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About smltwnrckr

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    Super Member
  • Birthday 01/15/1983

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  • Team
    San Jose State
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  • Location
    The city of mercy

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  1. Fresno is to MWC cities what SJSU is to MWC football.
  2. The problem is that the determination of the "health of the mother" in this scenario is taken out of the hands of the mother, her family and her physician and put into the hands of some sort of bureaucratic process that is overseen most likely by a panel or committee. They decide if the health of the mother is sufficiently at risk to allow an abortion - which, after certain point, is probably just inducing labor and forcing a delivery. Even though it was mocked, I thought the idea of "death panels" when the ACA was being debated was a real concern, because that's what happens when the government decides what procedures can or can't be done at a given moment. I don't think abortion panels are a good thing either. And those actually do exist, today, in the USandA - even in states with very liberal abortion laws. In the other instance where you would have the same kind of process is in the instance of fetal conditions that the baby would not survive. Who would decide what threshold of probability has to be crossed before the family can decide if the pregnancy is doomed? Or what condition is severe enough? IMO, it is just as extreme a position to force a woman to carry a fetus to full term and to deliver knowing that baby will suffer and die in her arms as it is to allow her to choose the time and nature of its death and consider her own health in the decision. The pro life side often thinks it's armed with the ultimate inconvenient truth of a fetal heartbeat in these discussions, but the fact is that both sides have a lot of accounting to do in the squishy middle of an issue they claim is completely black-and-white. There's not an easy solution, but I don't think what is going on right now in America is anywhere close to where the solution lies.
  3. I appreciate the honesty in your post. There are a lot of people who go through what you went through, and in many cases it doesn't turn out as well for them as it did for you. I think that it is unfortunate that it often takes an experience like yours, one where you get a taste of the weight of these kinds of decisions, to have empathy for the people who actually face them. It's easy to say what you would do in the abstract. When you are in a position to actually consider the unthinkable, because it is a legitimate and probable outcome, it makes those pronouncements of what lies in the hearts of others facing the same choices all the more complicated. That is not a criticism of you - that seems to be a fact of the human experience. I'm glad you came out of it with empathy for others in a similar situation, even if you disagree with their choices. A question that I have, be it for you or for anyone else, is this - How do you set up a system that keeps the range of necessary choices open for people in your position (or those who are in even tougher, if similar, positions), and that reflects the empathy that even some of the abortion hardliners on here seem to say we should have for the people in those positions, while at the same time taking those choices away from the women and families for whom they don't have such empathy? How do we allow people like yourself to make choices while removing abortion as a choice for people who want to use it as birth control or as a matter of "convenience?" Anyone who actually distrusts the government and who understands the ways in which bureaucracies dehumanize people through procedural approaches to moral questions, like we see with the EPA for instance, or more relevant to this issue the way we see these decisions can be made in Catholic hospitals, would take pause - or I hope they would.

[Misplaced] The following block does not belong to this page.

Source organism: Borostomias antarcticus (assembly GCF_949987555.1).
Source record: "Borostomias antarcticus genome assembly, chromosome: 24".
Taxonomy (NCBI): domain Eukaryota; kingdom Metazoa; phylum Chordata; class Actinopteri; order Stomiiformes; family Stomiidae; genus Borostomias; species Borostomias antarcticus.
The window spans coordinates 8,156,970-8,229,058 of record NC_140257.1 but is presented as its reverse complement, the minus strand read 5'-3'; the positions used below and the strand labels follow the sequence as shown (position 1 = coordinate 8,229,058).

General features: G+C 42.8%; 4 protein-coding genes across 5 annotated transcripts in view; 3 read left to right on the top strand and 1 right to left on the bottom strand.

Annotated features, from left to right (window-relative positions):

4. Congrats, man. When you're in the Valley again I'll buy you a congratulatory shot and Bud Light at Lagorio's. We won't tell them you're a lawyer, though.
  5. I think we did, too. I'm just not in the mood to continue this conversation. And I don't want to post a list of fetal conditions because I am not interested in turning this into a debate over which conditions constitute a valid one that makes it OK for termination. I don't feel it's my place to make that determination... that's kinda the whole point. I, personally, have not specifically faced a fetal condition, per se. I however have met some people in recent months who have. It's a drag.
  6. Honestly, I've thought about this more today than I planned on it and am going to end the conversation. If you want to know why, honestly, in good faith, feel free to PM me and ask. I'll tell you. Otherwise you have a nice day too. I encourage you to read the study about catholic hospitals. It's small, but stark. I'm ending this conversation before I post something that I'll regret.
  7. I did look up the other study. I referenced it earlier. It's clear you don't give a shit about a lot of things. Have a nice day.
  8. It's in there. It's quite a bit before 20 weeks and waaaay before viability. You're arguing about something I'm not denying. And again assuming my stance on abortion in general.
  9. Abortions after 20 weeks are rare in general. I'm saying that your clarity on the matter is misguided. You should have a little more empathy for people who find themselves in that position making touch chocies. That's all.
  10. Are there any that would change your mind?
  11. And their definition of later-timed abortions are.... how many weeks?
  12. Yes, it is obviously rare. But our OB has seen it a couple times.